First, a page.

Scott McKinney

RideWithGPS: Scott’s Ride Library

My cycling “career” started in 1985 on a rusty stationary bike that I used to train for a triathlon. I soon borrowed a 10-speed from a neighbor who threw in a pair of used bike shorts. Then, in the late 80’s, I read an article about the Davis Double Century. “That’s crazy,” I thought. “I want in.” Eventually I worked up riding the Davis Double Century (the DC). Then I learned aboout riders who race that distance. I’ve since finished the DC in the top 10 a few of times (PR of 10:08 ride time). In all, I’ve ridden about 20 double centuries and finished the Death Ride seven times (35 passes total).

I’ve had the privilege of riding in some extraordinary places that should be on every rider’s bucket list (see below). While in college, I rode all over the Napa Valley. I often use our family house at The Sea Ranch as the launch pad to explore Western Sonoma and Mendocino. I’ve worked cycling into vacations at the Grand Canyon (north rim), the San Juan Mountains in Colorado (Durango, Silverton), the San Juan Islands in Washington, and Idaho (Boise, Sun Valley, Red Fish Lake). I’ve also ridden around Sacramento, Folsom, Placerville, and Auburn for more than 20 years.

I’m proud to claim status as a founding member of Cycle Folsom. I’ve been a ride leader and whipping boy since 2001. I’ve written a bunch of essays about cycling and even had a few published. I’ve crashed eight times, four of them involving motor vehicles. So given all that, here are a few things I’ve learned:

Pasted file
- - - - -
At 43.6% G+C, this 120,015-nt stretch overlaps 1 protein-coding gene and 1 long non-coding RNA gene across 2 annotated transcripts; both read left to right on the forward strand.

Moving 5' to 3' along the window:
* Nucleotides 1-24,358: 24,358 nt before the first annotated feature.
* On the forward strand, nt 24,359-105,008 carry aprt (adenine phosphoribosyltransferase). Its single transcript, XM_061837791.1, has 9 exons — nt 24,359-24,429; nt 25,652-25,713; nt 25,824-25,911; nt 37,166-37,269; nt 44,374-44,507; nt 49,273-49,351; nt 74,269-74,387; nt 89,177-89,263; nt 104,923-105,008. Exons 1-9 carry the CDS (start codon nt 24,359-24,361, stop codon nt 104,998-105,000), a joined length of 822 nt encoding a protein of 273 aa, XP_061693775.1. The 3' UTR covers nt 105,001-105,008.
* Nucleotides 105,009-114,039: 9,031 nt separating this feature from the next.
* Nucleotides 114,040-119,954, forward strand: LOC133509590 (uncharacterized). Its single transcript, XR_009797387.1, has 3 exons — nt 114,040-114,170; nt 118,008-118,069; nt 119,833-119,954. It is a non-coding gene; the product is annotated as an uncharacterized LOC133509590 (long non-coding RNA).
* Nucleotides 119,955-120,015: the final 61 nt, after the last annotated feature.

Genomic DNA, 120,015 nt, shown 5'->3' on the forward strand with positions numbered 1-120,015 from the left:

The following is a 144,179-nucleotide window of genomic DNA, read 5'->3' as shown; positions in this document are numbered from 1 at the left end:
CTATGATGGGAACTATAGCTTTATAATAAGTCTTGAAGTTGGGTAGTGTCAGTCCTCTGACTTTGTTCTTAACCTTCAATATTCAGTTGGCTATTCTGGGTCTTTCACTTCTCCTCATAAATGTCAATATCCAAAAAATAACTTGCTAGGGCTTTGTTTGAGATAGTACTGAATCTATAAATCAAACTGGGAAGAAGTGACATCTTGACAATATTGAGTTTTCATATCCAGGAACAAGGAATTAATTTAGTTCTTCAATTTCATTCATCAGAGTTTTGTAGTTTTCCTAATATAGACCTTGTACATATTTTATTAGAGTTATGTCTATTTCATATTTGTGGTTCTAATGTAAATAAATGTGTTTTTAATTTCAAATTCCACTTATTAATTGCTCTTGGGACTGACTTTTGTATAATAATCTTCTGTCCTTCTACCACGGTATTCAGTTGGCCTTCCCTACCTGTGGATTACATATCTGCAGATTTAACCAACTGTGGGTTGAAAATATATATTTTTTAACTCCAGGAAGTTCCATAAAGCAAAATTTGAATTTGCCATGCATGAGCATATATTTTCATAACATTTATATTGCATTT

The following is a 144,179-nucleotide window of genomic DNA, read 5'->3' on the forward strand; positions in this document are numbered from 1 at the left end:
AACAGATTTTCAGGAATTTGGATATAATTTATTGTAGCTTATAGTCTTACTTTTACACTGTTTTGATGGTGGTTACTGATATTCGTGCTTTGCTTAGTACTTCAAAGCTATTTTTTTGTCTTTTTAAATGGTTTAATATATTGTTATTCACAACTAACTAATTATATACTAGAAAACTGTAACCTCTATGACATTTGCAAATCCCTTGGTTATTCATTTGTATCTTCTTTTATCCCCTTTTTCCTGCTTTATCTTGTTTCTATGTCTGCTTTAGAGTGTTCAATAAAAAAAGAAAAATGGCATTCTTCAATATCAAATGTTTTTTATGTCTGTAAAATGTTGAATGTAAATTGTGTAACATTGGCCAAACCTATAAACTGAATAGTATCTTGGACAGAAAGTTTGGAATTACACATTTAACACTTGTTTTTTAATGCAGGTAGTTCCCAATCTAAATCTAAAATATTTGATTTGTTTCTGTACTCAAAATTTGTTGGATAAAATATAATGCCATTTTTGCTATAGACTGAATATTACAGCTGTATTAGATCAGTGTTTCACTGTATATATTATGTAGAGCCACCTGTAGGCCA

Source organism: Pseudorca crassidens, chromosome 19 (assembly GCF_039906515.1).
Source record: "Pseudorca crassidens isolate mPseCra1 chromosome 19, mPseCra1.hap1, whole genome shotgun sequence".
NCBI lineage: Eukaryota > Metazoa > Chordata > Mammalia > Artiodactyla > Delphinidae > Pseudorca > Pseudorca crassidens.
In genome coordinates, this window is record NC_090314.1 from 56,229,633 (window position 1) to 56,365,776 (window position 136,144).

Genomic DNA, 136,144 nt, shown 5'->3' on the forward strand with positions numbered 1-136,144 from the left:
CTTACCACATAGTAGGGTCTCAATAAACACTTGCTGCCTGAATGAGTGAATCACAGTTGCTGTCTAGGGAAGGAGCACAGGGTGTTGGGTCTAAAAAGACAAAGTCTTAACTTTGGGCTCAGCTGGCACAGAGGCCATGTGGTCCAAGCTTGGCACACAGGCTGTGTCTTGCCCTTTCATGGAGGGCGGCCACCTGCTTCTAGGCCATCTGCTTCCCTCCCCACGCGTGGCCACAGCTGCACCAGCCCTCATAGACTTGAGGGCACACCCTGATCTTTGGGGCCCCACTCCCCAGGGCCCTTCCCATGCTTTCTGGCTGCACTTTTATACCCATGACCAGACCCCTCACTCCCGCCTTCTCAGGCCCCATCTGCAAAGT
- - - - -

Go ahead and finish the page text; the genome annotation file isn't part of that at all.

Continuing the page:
• Whether you like racing, centuries, double centuries, commuting, cyclecross, mountain bike, BMX, or unicycling — everyone else should too.
  • ​You can finish a single ride that’s about equal to your average weekly training mileage.
  • Riding in the rain isn’t that bad; it washes right off.
  • Clean your bike every 200 miles and after every rain ride.
  • Replace your chain ever 2500 miles; your bottom bracket every 15,000; and your cassette every 10,000.
  • Ride solo now and then.
  • Every jersey tells a story. Socks too.
  • If you schedule it, people will come.
  • Getting hurt really bad makes you really appreciate cycling.
  • Sometimes, it’s preferable to ride without a predefined route; that’s how you find new roads.
  • Most dedicated, new riders require five years to become rock solid, unless they have talent.
  • Changing a flat tire should take 2 – 5 minutes (not 15 – 20). Changing a flat tire on a group ride is NOT a spectator event (get the pump, roll the tube…)
  • Learn something new on every ride.
  • Carry a real pump.
  • Accidents happen. When they do 1) Stabilize the head/neck; 2) Send someone to warn oncoming traffic and avoid a real disaster.
  • No matter how good you are, someone else is better.

Favorite Rides: